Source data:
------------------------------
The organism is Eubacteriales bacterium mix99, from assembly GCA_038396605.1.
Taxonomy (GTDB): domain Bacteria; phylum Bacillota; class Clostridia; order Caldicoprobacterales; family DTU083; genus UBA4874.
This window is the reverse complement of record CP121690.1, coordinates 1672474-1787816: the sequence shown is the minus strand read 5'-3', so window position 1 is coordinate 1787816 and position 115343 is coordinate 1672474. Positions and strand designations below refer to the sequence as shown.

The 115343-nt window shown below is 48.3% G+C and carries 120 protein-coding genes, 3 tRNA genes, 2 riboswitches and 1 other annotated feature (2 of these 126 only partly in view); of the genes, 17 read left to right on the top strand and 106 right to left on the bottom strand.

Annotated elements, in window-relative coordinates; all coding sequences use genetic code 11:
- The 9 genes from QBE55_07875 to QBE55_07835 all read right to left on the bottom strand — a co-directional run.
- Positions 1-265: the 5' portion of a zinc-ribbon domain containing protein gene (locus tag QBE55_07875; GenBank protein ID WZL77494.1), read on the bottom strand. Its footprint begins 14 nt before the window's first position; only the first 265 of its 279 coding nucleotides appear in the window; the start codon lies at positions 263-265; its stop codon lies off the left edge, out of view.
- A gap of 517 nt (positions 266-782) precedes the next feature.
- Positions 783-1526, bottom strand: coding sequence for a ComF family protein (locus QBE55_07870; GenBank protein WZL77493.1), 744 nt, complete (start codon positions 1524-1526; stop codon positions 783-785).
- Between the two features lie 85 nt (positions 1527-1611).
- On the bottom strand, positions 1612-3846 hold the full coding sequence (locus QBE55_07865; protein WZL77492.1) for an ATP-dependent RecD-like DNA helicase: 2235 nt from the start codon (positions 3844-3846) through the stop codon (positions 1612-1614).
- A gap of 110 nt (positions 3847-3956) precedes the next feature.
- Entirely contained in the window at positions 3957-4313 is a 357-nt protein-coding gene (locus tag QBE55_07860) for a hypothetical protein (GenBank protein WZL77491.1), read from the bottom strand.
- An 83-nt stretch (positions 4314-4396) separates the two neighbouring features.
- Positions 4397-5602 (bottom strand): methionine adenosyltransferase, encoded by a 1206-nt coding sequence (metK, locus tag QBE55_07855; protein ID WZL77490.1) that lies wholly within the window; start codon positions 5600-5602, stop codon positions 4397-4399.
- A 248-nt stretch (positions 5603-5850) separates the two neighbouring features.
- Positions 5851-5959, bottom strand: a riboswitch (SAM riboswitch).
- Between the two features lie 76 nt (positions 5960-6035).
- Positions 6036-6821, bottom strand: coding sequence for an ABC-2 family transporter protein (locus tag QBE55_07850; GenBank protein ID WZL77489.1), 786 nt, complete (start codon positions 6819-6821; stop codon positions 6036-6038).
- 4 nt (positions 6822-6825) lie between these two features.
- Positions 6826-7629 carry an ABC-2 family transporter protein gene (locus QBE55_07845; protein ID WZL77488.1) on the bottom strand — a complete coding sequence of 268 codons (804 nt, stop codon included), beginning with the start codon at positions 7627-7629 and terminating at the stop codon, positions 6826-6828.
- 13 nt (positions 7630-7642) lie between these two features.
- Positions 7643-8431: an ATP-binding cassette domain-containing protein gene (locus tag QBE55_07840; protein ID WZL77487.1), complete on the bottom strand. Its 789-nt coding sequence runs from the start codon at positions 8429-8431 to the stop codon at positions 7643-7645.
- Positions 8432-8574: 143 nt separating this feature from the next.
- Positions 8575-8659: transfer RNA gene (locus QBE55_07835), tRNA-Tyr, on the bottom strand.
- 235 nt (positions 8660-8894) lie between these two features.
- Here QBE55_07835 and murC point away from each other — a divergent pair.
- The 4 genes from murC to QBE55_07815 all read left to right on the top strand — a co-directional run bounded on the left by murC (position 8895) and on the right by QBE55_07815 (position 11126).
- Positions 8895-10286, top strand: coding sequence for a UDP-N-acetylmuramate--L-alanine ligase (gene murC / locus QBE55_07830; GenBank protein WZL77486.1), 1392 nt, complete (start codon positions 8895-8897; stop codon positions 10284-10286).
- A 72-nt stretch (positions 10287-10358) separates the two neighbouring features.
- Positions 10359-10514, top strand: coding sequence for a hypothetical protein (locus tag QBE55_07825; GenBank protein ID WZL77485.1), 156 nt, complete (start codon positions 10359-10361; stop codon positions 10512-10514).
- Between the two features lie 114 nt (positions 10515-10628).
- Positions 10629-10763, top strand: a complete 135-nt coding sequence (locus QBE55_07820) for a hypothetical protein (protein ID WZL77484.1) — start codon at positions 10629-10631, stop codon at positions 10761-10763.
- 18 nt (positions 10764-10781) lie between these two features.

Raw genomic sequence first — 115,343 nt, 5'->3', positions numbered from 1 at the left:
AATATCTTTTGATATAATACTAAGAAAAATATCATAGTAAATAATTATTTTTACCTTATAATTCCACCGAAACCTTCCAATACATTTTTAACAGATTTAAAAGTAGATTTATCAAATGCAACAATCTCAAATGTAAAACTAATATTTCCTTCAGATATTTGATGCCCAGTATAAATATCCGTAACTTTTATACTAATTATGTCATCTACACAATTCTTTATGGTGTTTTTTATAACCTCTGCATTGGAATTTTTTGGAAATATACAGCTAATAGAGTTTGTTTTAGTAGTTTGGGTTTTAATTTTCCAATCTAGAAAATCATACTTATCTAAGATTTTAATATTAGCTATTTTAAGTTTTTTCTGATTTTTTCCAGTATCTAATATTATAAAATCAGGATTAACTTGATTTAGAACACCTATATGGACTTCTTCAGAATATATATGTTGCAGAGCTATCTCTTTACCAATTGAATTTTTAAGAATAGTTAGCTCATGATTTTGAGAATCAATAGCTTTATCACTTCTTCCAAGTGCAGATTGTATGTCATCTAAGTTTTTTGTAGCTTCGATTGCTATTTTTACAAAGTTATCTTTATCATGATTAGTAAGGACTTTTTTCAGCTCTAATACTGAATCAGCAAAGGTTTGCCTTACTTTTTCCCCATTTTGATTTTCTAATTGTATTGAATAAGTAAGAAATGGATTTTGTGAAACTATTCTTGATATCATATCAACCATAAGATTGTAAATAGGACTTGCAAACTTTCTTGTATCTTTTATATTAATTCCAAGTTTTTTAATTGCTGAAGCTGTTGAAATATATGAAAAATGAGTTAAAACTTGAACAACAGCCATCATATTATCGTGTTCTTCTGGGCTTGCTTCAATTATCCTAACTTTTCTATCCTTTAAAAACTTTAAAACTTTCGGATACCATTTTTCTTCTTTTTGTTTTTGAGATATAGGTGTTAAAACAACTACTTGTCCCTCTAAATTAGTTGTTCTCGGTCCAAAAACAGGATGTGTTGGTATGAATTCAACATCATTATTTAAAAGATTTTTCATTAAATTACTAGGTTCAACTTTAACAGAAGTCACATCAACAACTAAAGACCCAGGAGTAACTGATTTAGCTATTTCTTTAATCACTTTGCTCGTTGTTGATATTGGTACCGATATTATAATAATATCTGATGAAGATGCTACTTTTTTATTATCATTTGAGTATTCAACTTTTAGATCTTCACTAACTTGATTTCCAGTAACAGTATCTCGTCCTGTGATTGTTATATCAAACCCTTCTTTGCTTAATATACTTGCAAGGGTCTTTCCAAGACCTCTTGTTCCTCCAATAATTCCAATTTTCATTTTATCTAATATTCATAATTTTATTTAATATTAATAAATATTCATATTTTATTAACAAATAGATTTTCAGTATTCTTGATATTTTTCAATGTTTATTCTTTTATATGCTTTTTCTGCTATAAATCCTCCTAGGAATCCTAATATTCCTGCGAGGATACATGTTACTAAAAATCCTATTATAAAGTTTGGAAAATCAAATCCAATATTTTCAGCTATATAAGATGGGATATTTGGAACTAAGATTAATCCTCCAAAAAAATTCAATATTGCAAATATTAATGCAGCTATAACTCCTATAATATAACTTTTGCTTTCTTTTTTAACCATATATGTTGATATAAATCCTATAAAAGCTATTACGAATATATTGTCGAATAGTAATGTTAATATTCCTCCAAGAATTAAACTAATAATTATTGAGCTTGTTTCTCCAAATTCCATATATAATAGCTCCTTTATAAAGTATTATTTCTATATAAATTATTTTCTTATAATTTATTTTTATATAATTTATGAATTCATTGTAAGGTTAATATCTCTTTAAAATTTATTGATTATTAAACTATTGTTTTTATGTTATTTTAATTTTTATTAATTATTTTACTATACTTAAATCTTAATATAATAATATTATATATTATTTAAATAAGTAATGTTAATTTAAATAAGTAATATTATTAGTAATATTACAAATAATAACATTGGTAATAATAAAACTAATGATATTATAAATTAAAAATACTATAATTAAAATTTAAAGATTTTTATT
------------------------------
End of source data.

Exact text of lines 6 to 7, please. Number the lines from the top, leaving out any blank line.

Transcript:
- The 9 genes from QBE55_07875 to QBE55_07835 all read right to left on the bottom strand — a co-directional run.
- Positions 1-265: the 5' portion of a zinc-ribbon domain containing protein gene (locus tag QBE55_07875; GenBank protein ID WZL77494.1), read on the bottom strand. Its footprint begins 14 nt before the window's first position; only the first 265 of its 279 coding nucleotides appear in the window; the start codon lies at positions 263-265; its stop codon lies off the left edge, out of view.